By Mathew Charles
BBC Three News reporter
Equipment for home learning can be expensive
Education may be compulsory in the UK, but schooling is not and a growing number of parents are apparently turning their backs on the traditional system.
Instead, they are taking their children out of the classroom to do the job themselves at home.
Although no nationwide figures are available, a leading support group, Education Otherwise, has reported a dramatic upturn in membership.
It claims to be contacted by more than 100 families each month, who are taking their children out of school.
Some estimates put the total number as high as 150,000.
"Parents withdraw their children in response to problems," explained Jane Lowe from the Home Education Advisory Service.
"It's a solution when all other options have been considered."
However, there is no official register and research is hard to collate. Families who withdraw their children from school are required to inform the local education authority, but children who have never been to school are not recorded at all.
Most families say they are fed up with school because of bullying as well as the pressure of exams.
But for the Berry family in Hatfield, Hertfordshire, it was different.
They could not get their children Hannah, 16, and Reuben, 13, into a school they wanted. And from their experience, home education is expensive. There is no financial assistance available.
"We had to pay for all the exams", said Hannah, who also has three A-levels and a place to read law at university.
"Whereas most people take about 10 GCSEs, I took five," she added.
A tailored learning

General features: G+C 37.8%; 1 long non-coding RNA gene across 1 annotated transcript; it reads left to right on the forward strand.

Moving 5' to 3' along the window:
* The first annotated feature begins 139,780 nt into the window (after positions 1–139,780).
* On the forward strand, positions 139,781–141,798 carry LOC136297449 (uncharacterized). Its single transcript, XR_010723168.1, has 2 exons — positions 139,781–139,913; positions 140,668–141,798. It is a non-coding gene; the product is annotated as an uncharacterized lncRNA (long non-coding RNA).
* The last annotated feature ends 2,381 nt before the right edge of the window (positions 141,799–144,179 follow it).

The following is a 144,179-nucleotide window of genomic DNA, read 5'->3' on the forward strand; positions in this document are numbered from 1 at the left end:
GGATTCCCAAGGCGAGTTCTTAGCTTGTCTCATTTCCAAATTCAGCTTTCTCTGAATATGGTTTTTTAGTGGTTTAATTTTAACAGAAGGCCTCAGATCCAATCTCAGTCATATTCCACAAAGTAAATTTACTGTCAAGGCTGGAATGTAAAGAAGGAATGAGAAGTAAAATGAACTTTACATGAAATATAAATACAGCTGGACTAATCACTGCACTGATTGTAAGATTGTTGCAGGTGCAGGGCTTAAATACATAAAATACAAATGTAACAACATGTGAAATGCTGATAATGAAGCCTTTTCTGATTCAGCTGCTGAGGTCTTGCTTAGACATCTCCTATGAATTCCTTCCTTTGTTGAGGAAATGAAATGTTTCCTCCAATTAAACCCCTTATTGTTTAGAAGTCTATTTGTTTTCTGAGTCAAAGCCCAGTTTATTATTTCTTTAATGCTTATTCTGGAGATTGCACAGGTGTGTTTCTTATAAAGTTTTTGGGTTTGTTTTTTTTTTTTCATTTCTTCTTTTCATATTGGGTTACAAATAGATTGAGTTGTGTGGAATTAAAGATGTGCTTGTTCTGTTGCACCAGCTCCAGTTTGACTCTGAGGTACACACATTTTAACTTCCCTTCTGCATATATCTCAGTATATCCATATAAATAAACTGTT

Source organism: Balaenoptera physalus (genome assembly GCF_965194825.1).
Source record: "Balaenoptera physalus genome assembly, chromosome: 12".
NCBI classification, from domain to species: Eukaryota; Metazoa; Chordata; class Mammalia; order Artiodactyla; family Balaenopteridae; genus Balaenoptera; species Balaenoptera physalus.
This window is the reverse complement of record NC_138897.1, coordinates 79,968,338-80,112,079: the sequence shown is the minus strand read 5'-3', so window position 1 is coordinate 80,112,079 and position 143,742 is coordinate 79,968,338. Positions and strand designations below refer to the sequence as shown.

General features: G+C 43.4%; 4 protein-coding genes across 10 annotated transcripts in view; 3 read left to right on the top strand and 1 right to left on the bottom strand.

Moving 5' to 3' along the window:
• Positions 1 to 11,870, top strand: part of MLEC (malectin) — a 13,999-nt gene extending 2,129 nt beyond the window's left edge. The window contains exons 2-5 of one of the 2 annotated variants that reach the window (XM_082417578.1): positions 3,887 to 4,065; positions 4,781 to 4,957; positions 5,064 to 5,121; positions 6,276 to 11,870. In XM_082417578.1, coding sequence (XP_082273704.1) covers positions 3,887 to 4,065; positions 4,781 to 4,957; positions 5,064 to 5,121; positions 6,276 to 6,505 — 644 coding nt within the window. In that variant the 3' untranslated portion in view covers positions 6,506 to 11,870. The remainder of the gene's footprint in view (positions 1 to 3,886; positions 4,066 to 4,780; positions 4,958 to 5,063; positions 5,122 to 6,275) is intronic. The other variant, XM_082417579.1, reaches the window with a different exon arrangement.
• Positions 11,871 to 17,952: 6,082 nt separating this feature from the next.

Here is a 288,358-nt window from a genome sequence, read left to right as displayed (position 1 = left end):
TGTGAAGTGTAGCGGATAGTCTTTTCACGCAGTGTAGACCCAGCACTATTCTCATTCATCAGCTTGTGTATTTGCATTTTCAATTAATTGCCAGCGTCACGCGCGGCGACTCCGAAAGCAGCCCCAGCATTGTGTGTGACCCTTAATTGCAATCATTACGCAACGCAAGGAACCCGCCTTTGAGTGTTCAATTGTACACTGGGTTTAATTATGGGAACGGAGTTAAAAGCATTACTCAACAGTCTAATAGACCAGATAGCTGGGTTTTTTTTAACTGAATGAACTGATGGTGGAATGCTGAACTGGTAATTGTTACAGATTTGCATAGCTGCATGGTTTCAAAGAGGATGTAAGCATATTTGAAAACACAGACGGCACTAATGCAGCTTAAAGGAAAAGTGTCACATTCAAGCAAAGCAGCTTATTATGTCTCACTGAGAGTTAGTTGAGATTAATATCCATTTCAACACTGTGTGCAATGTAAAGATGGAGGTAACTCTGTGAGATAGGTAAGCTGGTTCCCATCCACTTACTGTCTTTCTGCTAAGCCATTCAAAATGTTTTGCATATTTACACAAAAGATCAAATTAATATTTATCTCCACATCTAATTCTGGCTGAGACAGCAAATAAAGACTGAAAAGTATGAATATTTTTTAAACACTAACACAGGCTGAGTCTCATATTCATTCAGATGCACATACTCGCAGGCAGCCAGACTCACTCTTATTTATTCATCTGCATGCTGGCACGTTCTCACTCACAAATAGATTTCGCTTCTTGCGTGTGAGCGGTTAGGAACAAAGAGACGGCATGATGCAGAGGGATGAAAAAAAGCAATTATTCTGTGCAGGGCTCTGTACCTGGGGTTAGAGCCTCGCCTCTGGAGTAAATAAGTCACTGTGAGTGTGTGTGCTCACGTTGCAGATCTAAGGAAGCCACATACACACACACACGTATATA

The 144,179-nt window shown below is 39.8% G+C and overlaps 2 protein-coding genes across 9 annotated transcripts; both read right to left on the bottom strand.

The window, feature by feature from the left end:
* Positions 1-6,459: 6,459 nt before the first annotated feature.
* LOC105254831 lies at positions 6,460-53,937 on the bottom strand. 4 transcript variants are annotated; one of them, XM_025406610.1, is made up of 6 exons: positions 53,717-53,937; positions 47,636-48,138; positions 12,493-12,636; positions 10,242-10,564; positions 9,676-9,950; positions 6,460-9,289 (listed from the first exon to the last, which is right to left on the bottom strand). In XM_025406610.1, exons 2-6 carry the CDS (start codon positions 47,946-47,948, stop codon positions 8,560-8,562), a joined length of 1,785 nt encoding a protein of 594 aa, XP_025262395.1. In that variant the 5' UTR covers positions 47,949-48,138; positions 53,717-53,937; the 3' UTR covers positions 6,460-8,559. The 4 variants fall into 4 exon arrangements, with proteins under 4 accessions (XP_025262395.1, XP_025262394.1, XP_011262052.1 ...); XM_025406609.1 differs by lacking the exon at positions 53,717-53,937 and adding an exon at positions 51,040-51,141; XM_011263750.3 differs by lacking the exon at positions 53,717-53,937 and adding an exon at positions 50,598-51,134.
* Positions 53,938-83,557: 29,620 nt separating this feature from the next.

Not all families follow a set routine. Eight-year-old Peter is from Gloucestershire and has Asperger's, which is a form of autism. He has never been to school.
"We don't follow a structure, we follow the rhythm and opportunities of the day," explained Peter's mother, Jennifer Skillen.
Children like Peter find it easier to learn at their own pace and when they are on their own.
"You can learn anything at any time, and you're not restricted," he said.
Peter (right) has never been to school
Critics of home education say children who learn at home are less likely to develop social skills.
Some experts disagree. Dr Alan Thomas is a leading educational psychologist. He told the BBC, "Children in school don't get that much social contact. They're together a lot, but there's not much time for socialising in school."
Some teachers unions have also expressed concern. They are worried about the limited range of subjects parents can offer, and they believe the whole issue needs to better regulated.
"There are all sorts of potential problems and we'd like to feel more confident that they're actually being addressed," said Jean Gemmell from the Professional Association of Teachers.
Modern technology is also having an impact on home education. Inter High School will start in September and will follow the full national curriculum.
It is thought to be the first internet school in the country.
Pupils will log on in the morning and lessons will be given in real time. It will be fully interactive with students able to speak to each other and ask the teacher questions.
Internet schools are already very popular in the United States. The hope is that they will catch on here as well.
"The need for internet education will grow in the next 10 years," said Paul Daniell, the school's founder.
"It might not be suitable for everyone, but it's an extra option for your child to receive a formal education."
The government is set to publish new guidelines on home education this summer - maybe in recognition of the numbers involved.
Yet despite the apparent rise, home educators remain a small minority.
"Home education is simply a viable alternative to school. It might not be for everyone, but there's a general cross-section of parents out there who are doing it," said Dr Thomas.
"Whether it's for a year or until the child goes to university, it's simply an option."